• Subscription ID
  • Topic Alias

As a side note, wolfMQTT uses the wolfSSL embedded SSL/TLS library for SSL/TLS support.  Since wolfSSL supports TLS 1.3, your wolfMQTT-based projects can now use MQTT with TLS 1.3 with a supported broker!

You can download the latest release from our website or clone on GitHub. For more information please email us at facts@wolfssl.com.

TLS 1.3 combined with FIPS (#FIPS #TLS13)

wolfSSL is a lightweight TLS/SSL library that is targeted for embedded devices and systems. It has support for the TLS 1.3 protocol, which is a secure protocol for transporting data between devices and across the Internet. In addition, wolfSSL uses the wolfCrypt encryption library to handle its data encryption.

Because there is a FIPS 140-2 validated version of wolfCrypt, this means that wolfSSL not only has support for the most current version of TLS, but it also has the encryption backbone to support your FIPS 140-2 needs if required.

Some key benefits of combining TLS 1.3 with FIPS validated software include:

  1. Software becomes marketable to federal agencies - without FIPS, a federal agency is not able to use cryptographic-based software
  2. Single round trip
  3. 0-RTT (a mode that enable zero round trip time)
  4. After Server Hello, all handshake messages are encrypted.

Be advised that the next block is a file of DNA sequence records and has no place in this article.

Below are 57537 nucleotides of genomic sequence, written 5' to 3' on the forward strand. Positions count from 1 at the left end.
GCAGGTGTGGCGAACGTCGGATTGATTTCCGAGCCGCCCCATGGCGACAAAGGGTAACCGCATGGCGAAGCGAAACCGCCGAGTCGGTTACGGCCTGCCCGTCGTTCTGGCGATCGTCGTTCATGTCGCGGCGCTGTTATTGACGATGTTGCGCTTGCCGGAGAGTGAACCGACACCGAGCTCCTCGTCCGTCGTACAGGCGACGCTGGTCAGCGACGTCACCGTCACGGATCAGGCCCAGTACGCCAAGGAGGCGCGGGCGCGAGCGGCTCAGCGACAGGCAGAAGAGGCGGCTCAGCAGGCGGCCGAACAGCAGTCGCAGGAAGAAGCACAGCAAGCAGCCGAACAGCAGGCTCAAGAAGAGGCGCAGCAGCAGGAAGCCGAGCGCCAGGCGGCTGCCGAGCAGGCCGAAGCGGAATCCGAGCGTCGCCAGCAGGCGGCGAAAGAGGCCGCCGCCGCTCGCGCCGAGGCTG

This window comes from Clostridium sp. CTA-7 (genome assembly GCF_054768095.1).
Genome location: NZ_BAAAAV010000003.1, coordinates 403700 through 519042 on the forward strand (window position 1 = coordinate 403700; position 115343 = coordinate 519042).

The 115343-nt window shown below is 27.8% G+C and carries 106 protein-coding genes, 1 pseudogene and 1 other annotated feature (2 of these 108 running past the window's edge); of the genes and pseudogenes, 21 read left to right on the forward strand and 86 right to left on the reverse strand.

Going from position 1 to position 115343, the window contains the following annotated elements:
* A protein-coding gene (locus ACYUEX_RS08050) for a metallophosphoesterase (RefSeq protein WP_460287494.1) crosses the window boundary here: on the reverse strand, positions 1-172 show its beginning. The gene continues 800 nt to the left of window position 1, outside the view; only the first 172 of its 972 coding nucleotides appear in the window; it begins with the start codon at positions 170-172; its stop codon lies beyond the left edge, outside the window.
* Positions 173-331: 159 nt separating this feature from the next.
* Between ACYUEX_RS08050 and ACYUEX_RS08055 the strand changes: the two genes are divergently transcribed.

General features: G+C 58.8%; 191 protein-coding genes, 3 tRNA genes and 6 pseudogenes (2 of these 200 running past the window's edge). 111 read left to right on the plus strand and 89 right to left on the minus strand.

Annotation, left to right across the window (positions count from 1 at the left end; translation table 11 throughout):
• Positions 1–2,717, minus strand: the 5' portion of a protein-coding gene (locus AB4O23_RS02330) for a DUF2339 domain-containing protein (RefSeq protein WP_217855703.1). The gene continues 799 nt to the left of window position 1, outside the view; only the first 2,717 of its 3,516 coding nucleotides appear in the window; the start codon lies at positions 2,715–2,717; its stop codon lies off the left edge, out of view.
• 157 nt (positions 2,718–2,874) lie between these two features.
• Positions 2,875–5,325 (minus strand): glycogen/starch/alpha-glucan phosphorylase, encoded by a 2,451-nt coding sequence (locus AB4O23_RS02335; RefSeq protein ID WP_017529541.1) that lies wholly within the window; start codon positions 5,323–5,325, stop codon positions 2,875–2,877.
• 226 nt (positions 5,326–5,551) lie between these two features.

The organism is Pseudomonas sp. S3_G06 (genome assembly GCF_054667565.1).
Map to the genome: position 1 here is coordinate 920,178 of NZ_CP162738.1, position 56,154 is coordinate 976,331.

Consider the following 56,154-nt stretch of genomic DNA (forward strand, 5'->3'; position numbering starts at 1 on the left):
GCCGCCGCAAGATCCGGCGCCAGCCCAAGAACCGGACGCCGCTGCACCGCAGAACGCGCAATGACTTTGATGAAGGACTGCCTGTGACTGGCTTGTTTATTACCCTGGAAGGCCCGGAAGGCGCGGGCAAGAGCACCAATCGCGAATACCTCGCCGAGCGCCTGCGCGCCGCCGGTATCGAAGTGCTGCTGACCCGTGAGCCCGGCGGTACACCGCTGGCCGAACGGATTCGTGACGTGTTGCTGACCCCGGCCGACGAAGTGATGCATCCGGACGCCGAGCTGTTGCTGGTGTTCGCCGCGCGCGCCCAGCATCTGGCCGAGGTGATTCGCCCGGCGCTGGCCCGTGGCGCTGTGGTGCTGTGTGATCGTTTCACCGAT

And much more! For more information regarding the benefits of using TLS 1.3 or using the FIPS validated version of wolfCrypt, check out wolfSSL's TLS 1.3 Protocol Support and our wolfCrypt FIPS page.

FIPS 140-2 is a government validation that certifies that an encryption module has successfully passed rigorous testing and meets high encryption standards as specified by NIST. For more information or details on FIPS 140-2, it may be helpful to view this Wikipedia article: https://en.wikipedia.org/wiki/FIPS_140-2

For more details about wolfSSL, TLS 1.3, or if you have any other general inquiries please contact facts@wolfssl.com

To find out more about FIPS, check out the NIST FIPS publications or contact fips@wolfssl.com

wolfMQTT Adds Support for MQTT-SN

The MQTT Sensor Network standard provides a lightweight networking protocol perfectly suited to low cost, low power hardware. The protocol allows using small topic identifiers in place of the full topic name when sending and receiving publish data.